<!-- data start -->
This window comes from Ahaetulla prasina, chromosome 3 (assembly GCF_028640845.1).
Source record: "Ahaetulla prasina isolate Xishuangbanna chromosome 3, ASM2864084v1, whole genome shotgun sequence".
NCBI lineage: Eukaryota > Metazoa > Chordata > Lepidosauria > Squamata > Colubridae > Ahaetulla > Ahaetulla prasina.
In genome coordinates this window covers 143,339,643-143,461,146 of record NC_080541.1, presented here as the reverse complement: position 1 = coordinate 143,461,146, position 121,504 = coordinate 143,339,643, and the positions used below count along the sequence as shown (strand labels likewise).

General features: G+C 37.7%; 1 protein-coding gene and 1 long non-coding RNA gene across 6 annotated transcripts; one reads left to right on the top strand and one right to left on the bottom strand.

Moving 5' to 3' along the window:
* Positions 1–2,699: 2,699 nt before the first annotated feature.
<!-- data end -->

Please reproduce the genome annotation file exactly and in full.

This window comes from Ahaetulla prasina, chromosome 3 (assembly GCF_028640845.1).
Source record: "Ahaetulla prasina isolate Xishuangbanna chromosome 3, ASM2864084v1, whole genome shotgun sequence".
NCBI lineage: Eukaryota > Metazoa > Chordata > Lepidosauria > Squamata > Colubridae > Ahaetulla > Ahaetulla prasina.
In genome coordinates this window covers 143,339,643-143,461,146 of record NC_080541.1, presented here as the reverse complement: position 1 = coordinate 143,461,146, position 121,504 = coordinate 143,339,643, and the positions used below count along the sequence as shown (strand labels likewise).

General features: G+C 37.7%; 1 protein-coding gene and 1 long non-coding RNA gene across 6 annotated transcripts; one reads left to right on the top strand and one right to left on the bottom strand.

Moving 5' to 3' along the window:
* Positions 1–2,699: 2,699 nt before the first annotated feature.